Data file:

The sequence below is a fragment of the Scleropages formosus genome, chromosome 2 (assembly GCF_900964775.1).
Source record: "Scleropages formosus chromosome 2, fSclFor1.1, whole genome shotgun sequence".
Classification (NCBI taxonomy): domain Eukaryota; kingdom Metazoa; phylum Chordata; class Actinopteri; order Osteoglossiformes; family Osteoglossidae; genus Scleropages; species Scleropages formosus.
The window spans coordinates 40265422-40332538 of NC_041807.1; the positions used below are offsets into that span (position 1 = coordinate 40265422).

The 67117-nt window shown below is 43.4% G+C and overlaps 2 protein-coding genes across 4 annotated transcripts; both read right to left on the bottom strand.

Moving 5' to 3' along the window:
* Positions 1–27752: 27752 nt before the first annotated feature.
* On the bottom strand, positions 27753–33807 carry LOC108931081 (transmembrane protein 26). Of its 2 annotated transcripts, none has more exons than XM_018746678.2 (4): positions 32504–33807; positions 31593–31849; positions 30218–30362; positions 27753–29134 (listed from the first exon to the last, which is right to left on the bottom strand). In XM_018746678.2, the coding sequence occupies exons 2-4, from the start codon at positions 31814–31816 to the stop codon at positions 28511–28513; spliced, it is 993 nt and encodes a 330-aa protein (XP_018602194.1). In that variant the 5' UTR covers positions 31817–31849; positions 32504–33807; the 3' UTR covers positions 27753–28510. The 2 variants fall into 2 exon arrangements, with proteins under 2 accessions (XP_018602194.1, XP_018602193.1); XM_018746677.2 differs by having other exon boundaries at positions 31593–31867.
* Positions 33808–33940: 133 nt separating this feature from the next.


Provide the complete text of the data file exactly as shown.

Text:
The sequence below is a fragment of the Scleropages formosus genome, chromosome 2 (assembly GCF_900964775.1).
Source record: "Scleropages formosus chromosome 2, fSclFor1.1, whole genome shotgun sequence".
Classification (NCBI taxonomy): domain Eukaryota; kingdom Metazoa; phylum Chordata; class Actinopteri; order Osteoglossiformes; family Osteoglossidae; genus Scleropages; species Scleropages formosus.
The window spans coordinates 40265422-40332538 of NC_041807.1; the positions used below are offsets into that span (position 1 = coordinate 40265422).

The 67117-nt window shown below is 43.4% G+C and overlaps 2 protein-coding genes across 4 annotated transcripts; both read right to left on the bottom strand.

Moving 5' to 3' along the window:
* Positions 1–27752: 27752 nt before the first annotated feature.
* On the bottom strand, positions 27753–33807 carry LOC108931081 (transmembrane protein 26). Of its 2 annotated transcripts, none has more exons than XM_018746678.2 (4): positions 32504–33807; positions 31593–31849; positions 30218–30362; positions 27753–29134 (listed from the first exon to the last, which is right to left on the bottom strand). In XM_018746678.2, the coding sequence occupies exons 2-4, from the start codon at positions 31814–31816 to the stop codon at positions 28511–28513; spliced, it is 993 nt and encodes a 330-aa protein (XP_018602194.1). In that variant the 5' UTR covers positions 31817–31849; positions 32504–33807; the 3' UTR covers positions 27753–28510. The 2 variants fall into 2 exon arrangements, with proteins under 2 accessions (XP_018602194.1, XP_018602193.1); XM_018746677.2 differs by having other exon boundaries at positions 31593–31867.
* Positions 33808–33940: 133 nt separating this feature from the next.